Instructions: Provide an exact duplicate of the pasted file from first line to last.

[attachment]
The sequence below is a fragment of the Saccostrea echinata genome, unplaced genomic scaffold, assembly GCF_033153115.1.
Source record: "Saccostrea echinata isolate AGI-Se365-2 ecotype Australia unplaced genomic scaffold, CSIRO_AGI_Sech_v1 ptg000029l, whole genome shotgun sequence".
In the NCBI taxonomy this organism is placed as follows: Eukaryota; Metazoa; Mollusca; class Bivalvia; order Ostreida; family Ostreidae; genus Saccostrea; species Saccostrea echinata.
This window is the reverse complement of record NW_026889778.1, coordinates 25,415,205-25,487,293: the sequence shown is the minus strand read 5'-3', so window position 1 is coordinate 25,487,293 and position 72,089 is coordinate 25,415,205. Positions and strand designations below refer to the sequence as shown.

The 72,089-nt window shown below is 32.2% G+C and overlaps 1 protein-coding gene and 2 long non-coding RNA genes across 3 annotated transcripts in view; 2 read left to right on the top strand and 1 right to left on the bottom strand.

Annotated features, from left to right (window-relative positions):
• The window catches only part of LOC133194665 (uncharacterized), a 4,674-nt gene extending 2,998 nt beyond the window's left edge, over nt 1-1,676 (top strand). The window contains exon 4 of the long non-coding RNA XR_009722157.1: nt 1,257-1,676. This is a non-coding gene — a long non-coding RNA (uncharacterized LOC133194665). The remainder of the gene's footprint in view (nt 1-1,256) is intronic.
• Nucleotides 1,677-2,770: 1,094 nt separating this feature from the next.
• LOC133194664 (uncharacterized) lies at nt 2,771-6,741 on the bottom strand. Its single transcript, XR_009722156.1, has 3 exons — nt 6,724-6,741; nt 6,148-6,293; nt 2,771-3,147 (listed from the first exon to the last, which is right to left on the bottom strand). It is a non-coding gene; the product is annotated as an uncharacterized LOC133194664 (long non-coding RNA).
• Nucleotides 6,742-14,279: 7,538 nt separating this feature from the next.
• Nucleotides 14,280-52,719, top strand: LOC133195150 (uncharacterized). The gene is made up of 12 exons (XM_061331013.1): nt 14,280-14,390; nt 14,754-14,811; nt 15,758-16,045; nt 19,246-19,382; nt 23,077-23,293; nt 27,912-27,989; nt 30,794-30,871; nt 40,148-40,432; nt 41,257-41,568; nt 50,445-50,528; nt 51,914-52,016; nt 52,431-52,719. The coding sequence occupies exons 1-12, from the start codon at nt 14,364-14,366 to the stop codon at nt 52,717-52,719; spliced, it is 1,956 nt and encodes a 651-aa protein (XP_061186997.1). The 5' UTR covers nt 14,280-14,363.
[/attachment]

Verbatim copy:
The sequence below is a fragment of the Saccostrea echinata genome, unplaced genomic scaffold, assembly GCF_033153115.1.
Source record: "Saccostrea echinata isolate AGI-Se365-2 ecotype Australia unplaced genomic scaffold, CSIRO_AGI_Sech_v1 ptg000029l, whole genome shotgun sequence".
In the NCBI taxonomy this organism is placed as follows: Eukaryota; Metazoa; Mollusca; class Bivalvia; order Ostreida; family Ostreidae; genus Saccostrea; species Saccostrea echinata.
This window is the reverse complement of record NW_026889778.1, coordinates 25,415,205-25,487,293: the sequence shown is the minus strand read 5'-3', so window position 1 is coordinate 25,487,293 and position 72,089 is coordinate 25,415,205. Positions and strand designations below refer to the sequence as shown.

The 72,089-nt window shown below is 32.2% G+C and overlaps 1 protein-coding gene and 2 long non-coding RNA genes across 3 annotated transcripts in view; 2 read left to right on the top strand and 1 right to left on the bottom strand.

Annotated features, from left to right (window-relative positions):
• The window catches only part of LOC133194665 (uncharacterized), a 4,674-nt gene extending 2,998 nt beyond the window's left edge, over nt 1-1,676 (top strand). The window contains exon 4 of the long non-coding RNA XR_009722157.1: nt 1,257-1,676. This is a non-coding gene — a long non-coding RNA (uncharacterized LOC133194665). The remainder of the gene's footprint in view (nt 1-1,256) is intronic.
• Nucleotides 1,677-2,770: 1,094 nt separating this feature from the next.
• LOC133194664 (uncharacterized) lies at nt 2,771-6,741 on the bottom strand. Its single transcript, XR_009722156.1, has 3 exons — nt 6,724-6,741; nt 6,148-6,293; nt 2,771-3,147 (listed from the first exon to the last, which is right to left on the bottom strand). It is a non-coding gene; the product is annotated as an uncharacterized LOC133194664 (long non-coding RNA).
• Nucleotides 6,742-14,279: 7,538 nt separating this feature from the next.
• Nucleotides 14,280-52,719, top strand: LOC133195150 (uncharacterized). The gene is made up of 12 exons (XM_061331013.1): nt 14,280-14,390; nt 14,754-14,811; nt 15,758-16,045; nt 19,246-19,382; nt 23,077-23,293; nt 27,912-27,989; nt 30,794-30,871; nt 40,148-40,432; nt 41,257-41,568; nt 50,445-50,528; nt 51,914-52,016; nt 52,431-52,719. The coding sequence occupies exons 1-12, from the start codon at nt 14,364-14,366 to the stop codon at nt 52,717-52,719; spliced, it is 1,956 nt and encodes a 651-aa protein (XP_061186997.1). The 5' UTR covers nt 14,280-14,363.